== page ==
Zero in Mount Shasta
Today my hiking without a day of rest ended at 413 miles. That didn’t mean the hike wasn’t the number one thing on our minds. Beating ourselves up over the decision to skip to Ashland due to the smoke required continuous encouragement.
Before I even left, I wrote about the issues I would run into. There is one philosophical backpacking school that says that it is not a true thru-hike unless you walk from mile zero to mile 2,650.1 continuously. I find this orthodox kind of funny because the people from this school of thought are not orthodox in any other way in their lives.
I knew that there would be times where we were stuck. I figured it would be forest fires or something tangible. The trail would be closed. In this case, it is not closed, but it is still unsafe to the point that I cannot hike to mile 1,502.
- State and Federal authorities have alerted us that the pollution from the fire is the highest they have ever recorded and we should wear smoke masks if we wish to continue.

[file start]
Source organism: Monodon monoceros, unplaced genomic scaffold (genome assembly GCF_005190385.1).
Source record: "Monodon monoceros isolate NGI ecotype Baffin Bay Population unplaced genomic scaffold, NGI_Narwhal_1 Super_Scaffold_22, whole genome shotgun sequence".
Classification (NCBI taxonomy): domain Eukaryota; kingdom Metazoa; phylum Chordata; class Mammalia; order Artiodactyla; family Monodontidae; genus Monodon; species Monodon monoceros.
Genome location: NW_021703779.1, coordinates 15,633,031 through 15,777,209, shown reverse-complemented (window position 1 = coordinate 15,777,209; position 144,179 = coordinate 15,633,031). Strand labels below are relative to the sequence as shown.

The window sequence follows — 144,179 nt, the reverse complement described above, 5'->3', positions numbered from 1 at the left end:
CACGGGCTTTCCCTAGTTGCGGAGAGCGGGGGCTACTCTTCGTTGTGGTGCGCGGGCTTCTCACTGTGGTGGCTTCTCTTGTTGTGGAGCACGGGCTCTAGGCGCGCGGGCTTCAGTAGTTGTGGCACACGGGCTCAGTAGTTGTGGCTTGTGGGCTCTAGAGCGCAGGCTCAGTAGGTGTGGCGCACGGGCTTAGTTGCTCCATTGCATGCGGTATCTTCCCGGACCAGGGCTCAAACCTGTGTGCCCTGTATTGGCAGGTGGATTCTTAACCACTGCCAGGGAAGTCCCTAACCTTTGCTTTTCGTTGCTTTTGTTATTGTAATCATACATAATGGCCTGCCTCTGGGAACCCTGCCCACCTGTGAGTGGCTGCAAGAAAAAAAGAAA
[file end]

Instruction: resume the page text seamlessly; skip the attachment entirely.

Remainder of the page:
- It is expected that these conditions will remain until mid-October. We have a deadline, so we cannot wait that long.
- Nap and Bubbles have struggled with headaches and burning lungs.
- Other stronger hikers have chosen to skip.
There is more than enough evidence that we are doing the right thing, but deep down, I’m a bit orthodox about this. The right choice is skip, but I don’t like that choice. Doesn’t matter now because we have tickets.
I had resupplied prior to talking with Nap and Bubbles, so I have five days of food. That is what I need to get to Crater Lake, so nothing changes there.
We will take a combination of buses and a Greyhound to get to Ashland tomorrow. We’ll zero in Ashland, because we will need to prepare boxes for two places in Oregon.
We also went to the movies and saw Mission Impossible. Sitting in a theater is rest.
Time off is good for my feet, but I can only sleep in a bed if the windows are open and I’m in my quilt. A motel room is so stale when you are used to sleeping outside.